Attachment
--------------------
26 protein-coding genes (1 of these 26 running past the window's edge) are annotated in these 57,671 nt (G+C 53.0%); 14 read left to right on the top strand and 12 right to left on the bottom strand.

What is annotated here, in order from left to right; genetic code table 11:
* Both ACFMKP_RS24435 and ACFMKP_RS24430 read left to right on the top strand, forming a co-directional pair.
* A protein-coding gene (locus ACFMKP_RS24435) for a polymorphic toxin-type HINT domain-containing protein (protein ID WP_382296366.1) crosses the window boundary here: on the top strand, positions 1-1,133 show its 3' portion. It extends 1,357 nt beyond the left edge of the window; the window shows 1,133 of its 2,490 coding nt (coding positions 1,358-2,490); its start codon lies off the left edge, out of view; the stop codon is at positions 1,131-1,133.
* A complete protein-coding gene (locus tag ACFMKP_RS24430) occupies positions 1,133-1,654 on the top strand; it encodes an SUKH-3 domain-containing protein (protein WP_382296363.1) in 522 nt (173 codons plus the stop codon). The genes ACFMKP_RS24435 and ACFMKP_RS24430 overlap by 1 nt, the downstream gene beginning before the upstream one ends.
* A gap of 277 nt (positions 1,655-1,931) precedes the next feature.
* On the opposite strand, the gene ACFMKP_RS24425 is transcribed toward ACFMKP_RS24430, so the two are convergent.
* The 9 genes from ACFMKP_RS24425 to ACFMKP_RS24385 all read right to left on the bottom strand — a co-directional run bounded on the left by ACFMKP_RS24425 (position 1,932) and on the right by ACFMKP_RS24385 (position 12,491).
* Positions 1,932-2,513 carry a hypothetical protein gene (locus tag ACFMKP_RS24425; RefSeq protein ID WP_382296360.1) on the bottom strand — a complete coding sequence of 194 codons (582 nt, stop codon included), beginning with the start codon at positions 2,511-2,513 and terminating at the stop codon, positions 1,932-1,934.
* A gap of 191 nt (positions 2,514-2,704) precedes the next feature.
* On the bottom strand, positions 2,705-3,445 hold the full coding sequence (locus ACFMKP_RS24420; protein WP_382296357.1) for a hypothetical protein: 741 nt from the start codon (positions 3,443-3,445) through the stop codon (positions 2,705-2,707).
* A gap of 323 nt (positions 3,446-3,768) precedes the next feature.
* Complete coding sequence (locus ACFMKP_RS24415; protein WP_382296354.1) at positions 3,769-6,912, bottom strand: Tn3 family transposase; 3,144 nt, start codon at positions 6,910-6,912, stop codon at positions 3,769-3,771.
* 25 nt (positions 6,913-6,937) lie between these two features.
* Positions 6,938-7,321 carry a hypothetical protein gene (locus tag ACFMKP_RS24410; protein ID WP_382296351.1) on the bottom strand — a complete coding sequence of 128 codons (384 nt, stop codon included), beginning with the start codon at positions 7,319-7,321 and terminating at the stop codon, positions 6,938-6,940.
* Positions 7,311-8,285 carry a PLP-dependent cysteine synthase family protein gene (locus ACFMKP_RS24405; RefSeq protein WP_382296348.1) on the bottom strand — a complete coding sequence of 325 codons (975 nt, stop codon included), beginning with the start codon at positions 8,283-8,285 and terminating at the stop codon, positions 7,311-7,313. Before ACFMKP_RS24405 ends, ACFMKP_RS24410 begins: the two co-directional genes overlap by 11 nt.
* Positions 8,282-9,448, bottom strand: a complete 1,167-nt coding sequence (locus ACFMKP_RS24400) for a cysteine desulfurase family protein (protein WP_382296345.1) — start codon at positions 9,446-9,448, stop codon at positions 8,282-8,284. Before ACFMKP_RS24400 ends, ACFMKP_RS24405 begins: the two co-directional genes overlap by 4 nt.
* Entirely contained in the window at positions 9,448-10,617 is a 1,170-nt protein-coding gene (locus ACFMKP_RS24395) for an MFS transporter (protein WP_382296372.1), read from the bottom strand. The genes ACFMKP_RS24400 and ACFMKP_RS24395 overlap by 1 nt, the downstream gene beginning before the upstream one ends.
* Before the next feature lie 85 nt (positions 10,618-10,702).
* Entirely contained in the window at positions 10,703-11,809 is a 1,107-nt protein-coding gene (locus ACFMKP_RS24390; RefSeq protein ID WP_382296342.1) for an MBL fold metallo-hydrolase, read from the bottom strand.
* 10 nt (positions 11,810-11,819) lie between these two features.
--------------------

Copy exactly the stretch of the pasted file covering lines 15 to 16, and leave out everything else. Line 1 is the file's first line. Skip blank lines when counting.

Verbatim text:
* Positions 6,938-7,321 carry a hypothetical protein gene (locus tag ACFMKP_RS24410; protein ID WP_382296351.1) on the bottom strand — a complete coding sequence of 128 codons (384 nt, stop codon included), beginning with the start codon at positions 7,319-7,321 and terminating at the stop codon, positions 6,938-6,940.
* Positions 7,311-8,285 carry a PLP-dependent cysteine synthase family protein gene (locus ACFMKP_RS24405; RefSeq protein WP_382296348.1) on the bottom strand — a complete coding sequence of 325 codons (975 nt, stop codon included), beginning with the start codon at positions 8,283-8,285 and terminating at the stop codon, positions 7,311-7,313. Before ACFMKP_RS24405 ends, ACFMKP_RS24410 begins: the two co-directional genes overlap by 11 nt.